One way to avoid that predicament is to move into shorter-maturity bonds when signs of a pickup in inflation appear. You’ll get your principal back comparatively soon, enabling you to reinvest it at the higher rates brought about by heightened inflation. This strategy may entail a near-term sacrifice of income because in most periods, short-term interest rates are lower than long-term interest rates. On the favorable side, shorter-term bonds are generally subject to smaller price swings than longer-term bonds.


A different approach may be appropriate if you aren’t relying on your fixed income investments to meet current expenses, but instead holding them in a tax-deferred portfolio such as an IRA from which you’ll start withdrawing cash many years in the future. In that case, your long-run return will actually increase as a result of the rise in interest rates. That’s because you’ll be able to reinvest your coupons at the new, higher rates. To maximize that effect, hold on to your longer-maturity, higher-yielding bonds rather than swapping them for shorter-maturity, lower-yielding ones.



“Fixed” Income That Increases as Interest Rates Rise

The term “fixed income” can be misleading in a way that could cause inflation-wary investors to miss some opportunities to improve their position. Not all debt instruments have payments that are fixed in the sense that they can never vary. The sense in which all bond coupons are fixed is that they are contractual obligations. That’s in contrast to common stock dividends, which may be reduced or omitted at the discretion of the company’s board of directors.


Floating rate securities are available from The U.S. Treasury, government-sponsored enterprises, and corporations. You can also invest in these instruments through mutual funds devoted to them.


The interest rate on a “floater” is periodically reset as its designated benchmark rate rises or falls. Examples of benchmarks used to determine the reset include the year-over-year change in CPI, Treasury bill rates, and other market-driven rates.


Adjustable-rate preferreds provide similar advantages in a rising-rate environment. In addition, numerous mutual fund organizations offer funds made up of bank loans. Interest payments on the underlying loans increase as their benchmark rates rise.



Include a Growth Component in Your Income Portfolio

As noted above, common stock dividends can be reduced or omitted at the discretion of the board of directors. Why, then, might you consider including dividend-paying stocks in a portfolio intended to produce stable income? The answer is that stable (or to state it differently, static) income is not the optimal objective. A better target is a steady or rising real income, that is, income as measured in purchasing power, which is reduced by inflation. Real income is what really pays the bills, not nominal income—what you earn in non-inflation-adjusted dollars. Owning a portfolio consisting solely of bonds with fixed-rate coupons will not achieve a steady real income as long as CPI is rising by more than 0.0% a year.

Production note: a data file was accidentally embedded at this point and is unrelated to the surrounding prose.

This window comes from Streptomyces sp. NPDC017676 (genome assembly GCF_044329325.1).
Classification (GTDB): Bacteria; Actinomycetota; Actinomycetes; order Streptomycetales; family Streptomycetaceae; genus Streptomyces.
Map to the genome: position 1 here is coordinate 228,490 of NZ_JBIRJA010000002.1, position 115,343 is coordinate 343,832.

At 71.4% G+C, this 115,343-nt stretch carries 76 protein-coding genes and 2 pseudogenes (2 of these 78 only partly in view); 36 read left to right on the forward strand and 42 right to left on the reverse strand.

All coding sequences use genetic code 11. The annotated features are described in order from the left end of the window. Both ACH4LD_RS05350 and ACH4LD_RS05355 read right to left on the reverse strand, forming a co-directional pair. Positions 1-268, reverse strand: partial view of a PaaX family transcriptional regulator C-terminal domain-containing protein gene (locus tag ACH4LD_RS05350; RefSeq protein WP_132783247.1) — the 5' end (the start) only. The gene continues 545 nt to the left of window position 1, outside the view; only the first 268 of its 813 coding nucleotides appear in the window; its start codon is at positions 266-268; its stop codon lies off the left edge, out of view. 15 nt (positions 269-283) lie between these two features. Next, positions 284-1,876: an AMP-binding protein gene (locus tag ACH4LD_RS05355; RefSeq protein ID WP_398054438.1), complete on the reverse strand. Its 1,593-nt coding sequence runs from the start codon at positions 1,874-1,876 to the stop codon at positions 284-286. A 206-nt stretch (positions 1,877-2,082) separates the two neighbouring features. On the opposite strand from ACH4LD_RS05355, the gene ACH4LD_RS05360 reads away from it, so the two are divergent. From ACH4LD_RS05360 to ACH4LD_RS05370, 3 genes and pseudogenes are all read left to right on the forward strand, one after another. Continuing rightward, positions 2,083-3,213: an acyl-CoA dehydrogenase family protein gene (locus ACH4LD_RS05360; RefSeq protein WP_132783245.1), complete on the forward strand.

Yes, boards of directors can cut dividends but they can also raise them. Within the universe of stock issuers are numerous companies that have regularly increased their payouts over periods of many years. They’ve demonstrated that they desire to attract long-term shareholders who will remain invested in their stocks in the expectation that their income will continue to rise.


Doing likewise can help you counter the erosion of real income on fixed-rate bonds and preferred stocks. The key is to identify companies that not only have long-running records of boosting their dividends, but also have strong enough earnings prospects to enable them to continue doing so. Another important criterion is a dividend payout ratio (dividend as a percentage of earnings) far enough below 100 percent to enable the company to continue raising its dividend even if its earnings growth slows down somewhat.


In addition to common stocks, closed-end funds and real estate investment trusts (REITs) also have the capability of raising their distributions to investors. As with stocks, it’s important to look for a longstanding record of increases. Also, you need to make sure that there’s continuity between the present management team and the team that generated rising payouts in the past.



Inflation is a nemesis for investors who depend on income generated by the wealth they’ve accumulated But you don’t have to take it lying down if the inflation rate starts going up. A variety of strategies and vehicles are available to help you fight back. The right mix of them depends on your particular financial circumstances and your ability to take risk. But regardless of your investment profile, it’s worth your while to educate yourself about the various choices described in this article.